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What will the end of lockdown mean for the on-trade?

Wherever Boris Johnson’s “road map” for the relaxation of coronavirus restrictions points, the landscape will look different to a year ago. It will be new, but it won’t be what was normal.

After a year of lockdown, there is huge pent up demand for socialising. David Haworth, the head of Pernod Ricard UK, says he is expecting a “massive boom” in on-trade sales when restrictions on opening are eased and is “planning for a good summer in the on-trade”. His prediction is widely echoed.

Customers have money to spend. A survey by the Recruitment and Employment Federation has found that office workers each have “saved” (not spent on commuting etc) £1,268 since the first lockdown began last March. Some of that will go on celebrating the renewing of family relationships and reunions of friends.

Meanwhile, the Bank of England calculates that households had accumulated £125 billion in “excess” savings by last November, a figure predicted to double by June. On the downside, it suggests that only 5% of that surplus – £12.5 billion – will be spent across all sectors, including hospitality, as the economy is unlocked.

Hospitality will benefit from an initial demand surge but where will the public go to spend as restrictions are eased?

For a start, there will be many fewer licensed premises to choose from. Recent data from CGA and AlixPartners showed that almost 10,000 licensed outlets closed permanently in 2020. Twice as many venues (restaurants, hotels and bars) were shut as new ventures opened despite the raft of government initiatives, grants and subsidies designed to keep the hospitality sector afloat.

Within that total were almost 2,000 pubs that closed their doors for good – more graphically, that`s five pubs every day – according to CGA Market Recovery Monitor.

Any initial half-way house programme of outside-only service will rely heavily on the weather. Pub groups and individual licensees are adamant that uncertainty over staffing and other costs will make it impractical for many to resume trading until full reopening with inside drinking is permitted. Even then, some will still give up no matter what further reliefs Rishi Sunak proposes in his budget next week.

After an initial surge in business from the reopening of pubs and restaurants, what will their trade look like?

Restaurateurs and licensees have taken a hard look at their operations during lockdown and decided they must cut costs to survive. Their menus may be shorter and focused on local produce to offer a cachet. Wine and beer lists will concentrate more on a combination of the most popular products and highest margins.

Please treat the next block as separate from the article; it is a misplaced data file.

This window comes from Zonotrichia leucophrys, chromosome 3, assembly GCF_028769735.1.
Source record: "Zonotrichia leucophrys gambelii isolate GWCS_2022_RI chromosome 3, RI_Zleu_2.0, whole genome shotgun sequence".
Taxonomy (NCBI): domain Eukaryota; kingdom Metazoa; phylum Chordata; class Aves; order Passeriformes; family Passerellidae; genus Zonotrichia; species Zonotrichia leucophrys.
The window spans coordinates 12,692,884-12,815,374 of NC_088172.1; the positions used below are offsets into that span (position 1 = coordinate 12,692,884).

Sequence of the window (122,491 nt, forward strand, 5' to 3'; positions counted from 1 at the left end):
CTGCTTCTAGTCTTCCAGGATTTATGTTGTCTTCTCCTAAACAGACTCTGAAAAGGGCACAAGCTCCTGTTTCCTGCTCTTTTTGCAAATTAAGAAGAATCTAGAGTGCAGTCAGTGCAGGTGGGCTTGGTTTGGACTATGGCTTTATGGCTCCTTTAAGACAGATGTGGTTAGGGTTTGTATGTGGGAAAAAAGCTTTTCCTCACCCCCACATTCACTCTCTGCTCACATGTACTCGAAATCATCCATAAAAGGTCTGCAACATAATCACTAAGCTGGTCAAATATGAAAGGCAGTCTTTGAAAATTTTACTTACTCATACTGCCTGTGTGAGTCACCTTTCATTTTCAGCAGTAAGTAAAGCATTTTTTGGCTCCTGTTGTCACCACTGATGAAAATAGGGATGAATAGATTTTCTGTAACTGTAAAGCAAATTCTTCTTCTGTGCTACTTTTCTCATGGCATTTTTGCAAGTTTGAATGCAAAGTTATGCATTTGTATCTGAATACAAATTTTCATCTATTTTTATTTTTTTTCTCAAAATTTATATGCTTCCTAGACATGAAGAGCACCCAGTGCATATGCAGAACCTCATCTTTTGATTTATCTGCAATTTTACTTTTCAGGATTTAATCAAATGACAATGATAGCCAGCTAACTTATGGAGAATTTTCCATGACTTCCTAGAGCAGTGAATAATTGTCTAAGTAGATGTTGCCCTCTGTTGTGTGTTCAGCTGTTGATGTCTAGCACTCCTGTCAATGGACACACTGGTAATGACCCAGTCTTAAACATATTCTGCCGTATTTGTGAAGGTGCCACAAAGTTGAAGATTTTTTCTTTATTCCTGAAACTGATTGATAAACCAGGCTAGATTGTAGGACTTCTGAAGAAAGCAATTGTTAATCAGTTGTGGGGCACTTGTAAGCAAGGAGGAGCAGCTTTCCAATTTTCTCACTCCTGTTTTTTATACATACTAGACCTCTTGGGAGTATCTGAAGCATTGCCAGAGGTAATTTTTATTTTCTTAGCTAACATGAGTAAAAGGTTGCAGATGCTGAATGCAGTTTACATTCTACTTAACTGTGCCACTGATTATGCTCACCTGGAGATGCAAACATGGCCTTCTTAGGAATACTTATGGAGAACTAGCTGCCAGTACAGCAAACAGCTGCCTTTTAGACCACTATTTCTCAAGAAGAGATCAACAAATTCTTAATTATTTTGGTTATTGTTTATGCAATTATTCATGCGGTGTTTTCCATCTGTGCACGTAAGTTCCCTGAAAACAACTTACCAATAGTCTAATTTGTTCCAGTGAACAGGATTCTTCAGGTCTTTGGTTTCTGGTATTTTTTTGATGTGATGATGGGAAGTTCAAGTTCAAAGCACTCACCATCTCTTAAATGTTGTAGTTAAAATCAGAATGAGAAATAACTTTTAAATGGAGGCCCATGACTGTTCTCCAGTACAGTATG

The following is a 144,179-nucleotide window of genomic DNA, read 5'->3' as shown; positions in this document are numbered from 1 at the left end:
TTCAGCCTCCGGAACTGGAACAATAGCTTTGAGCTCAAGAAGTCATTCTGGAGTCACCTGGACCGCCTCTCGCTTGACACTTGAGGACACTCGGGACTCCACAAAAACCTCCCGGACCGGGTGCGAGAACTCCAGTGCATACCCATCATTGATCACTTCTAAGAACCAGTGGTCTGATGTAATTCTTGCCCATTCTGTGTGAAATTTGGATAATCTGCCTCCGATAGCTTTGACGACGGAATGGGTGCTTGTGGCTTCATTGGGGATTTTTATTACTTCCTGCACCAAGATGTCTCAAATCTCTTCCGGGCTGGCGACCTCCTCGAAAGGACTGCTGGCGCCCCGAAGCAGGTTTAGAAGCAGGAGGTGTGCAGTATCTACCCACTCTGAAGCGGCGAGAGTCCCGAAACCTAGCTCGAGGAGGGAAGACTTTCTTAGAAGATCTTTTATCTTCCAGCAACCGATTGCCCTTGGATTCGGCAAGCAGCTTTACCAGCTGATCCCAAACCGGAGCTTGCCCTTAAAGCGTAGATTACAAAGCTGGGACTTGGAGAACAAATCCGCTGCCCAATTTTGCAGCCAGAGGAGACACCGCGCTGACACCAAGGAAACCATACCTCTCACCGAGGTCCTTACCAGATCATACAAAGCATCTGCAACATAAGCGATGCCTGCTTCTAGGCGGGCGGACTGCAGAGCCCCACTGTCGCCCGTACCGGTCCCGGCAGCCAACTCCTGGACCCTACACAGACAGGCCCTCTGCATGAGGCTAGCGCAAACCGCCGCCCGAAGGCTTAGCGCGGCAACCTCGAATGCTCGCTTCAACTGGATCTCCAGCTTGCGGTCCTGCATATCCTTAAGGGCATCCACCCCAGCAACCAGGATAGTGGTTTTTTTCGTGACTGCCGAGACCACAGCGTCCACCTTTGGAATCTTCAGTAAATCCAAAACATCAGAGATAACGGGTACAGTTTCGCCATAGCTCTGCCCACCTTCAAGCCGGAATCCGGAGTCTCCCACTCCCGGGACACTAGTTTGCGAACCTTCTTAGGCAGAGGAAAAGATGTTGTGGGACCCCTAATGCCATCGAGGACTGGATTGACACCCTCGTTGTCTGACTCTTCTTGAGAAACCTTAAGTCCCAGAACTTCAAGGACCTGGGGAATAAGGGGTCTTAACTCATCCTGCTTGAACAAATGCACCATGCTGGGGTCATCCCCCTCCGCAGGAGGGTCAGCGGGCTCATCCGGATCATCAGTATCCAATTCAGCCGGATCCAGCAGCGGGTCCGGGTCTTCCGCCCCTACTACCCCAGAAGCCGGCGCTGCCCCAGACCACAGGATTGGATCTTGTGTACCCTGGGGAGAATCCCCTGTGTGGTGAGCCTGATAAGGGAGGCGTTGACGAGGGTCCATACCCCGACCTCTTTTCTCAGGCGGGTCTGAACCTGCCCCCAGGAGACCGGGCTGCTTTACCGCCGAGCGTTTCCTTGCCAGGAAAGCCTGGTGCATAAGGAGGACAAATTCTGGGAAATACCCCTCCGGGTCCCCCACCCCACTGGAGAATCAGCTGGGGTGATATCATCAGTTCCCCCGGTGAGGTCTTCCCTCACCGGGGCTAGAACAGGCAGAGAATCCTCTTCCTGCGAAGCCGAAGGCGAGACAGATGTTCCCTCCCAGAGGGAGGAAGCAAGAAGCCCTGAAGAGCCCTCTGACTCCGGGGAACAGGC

Will the clientele even be the same? Over time some urban locations will be forced to change because of evolving employment patterns.

Research last week from Atlas Cloud found that lockdown had transformed attitudes, especially to the work/life balance.

Of those questioned, half said they would attempt to change jobs if they could not work in their preferred location: two-thirds said they wanted to end the Monday to Friday commute in favour of a more flexible combination of home and office working.

And despite half those questioned believing that their employers would not allow the shift to such hybrid working, a drift in that direction would have implications for pubs and restaurants, not only those in towns that could lose out due to fewer customers but also some in more rural locations that might stand to benefit.

In addition, with retail in crisis and high street stores boarded up, how far will the shopping expedition lunch survive?

So not only is there likely to be a longer-term graduation to larger outlets but the characters of both their offerings and clientele will change. Inevitably that will mean more closures, especially of “wet led” outlets.

On the positive side, there are potential buyers for the right pubs. Recently both J.D. Wetherspoon and a newly-launched group headed by Rooney Anand, the former head of Greene King, have said they will be looking to snap up potentially profitable outlets. Others are also seeking similar opportunities.

However, once the initial “reopening splurge” has passed, how many of their newly returned patrons will pubs be able to retain?

The most significant trends during the year of lockdowns have been the switch to consumption at home and the growth of spirits demand to satisfy the growing interest in cocktails.

Over Christmas and the New Year weekly wine sales at Waitrose were a third up on 2019 while beer sales soared by 49%.

Spirits in particular became the lockdown drink of choice, with Waitrose reporting a 64% increase in rum sales and a 56% jump in Tequila business.

This poses the question of how far the consumer will return permanently to the on-trade as restrictions on socialising ease. Will the growth of home entertaining prove more than a temporary trend, backed by the realisation that of necessity prices are higher in pubs, restaurants and hotels because of the facilities and service they offer?

Home consumption will be propped up by continuing growth in e-commerce. Pernod Ricard’s UK arm more than doubled sales via that route in the second half of last year but they still account for less than 10% of the total. Both Pernod Ricard and its competitors are investing substantially in developing the sector, so it can only increase in importance.

One thing is certain. Covid-19 and the effects of the 2020 lockdown will change the face of the licensed trade. When the rush back to the pubs and restaurants settles, the longer-term impact could easily eclipse that of drink-driving legislation and the smoking ban combined.

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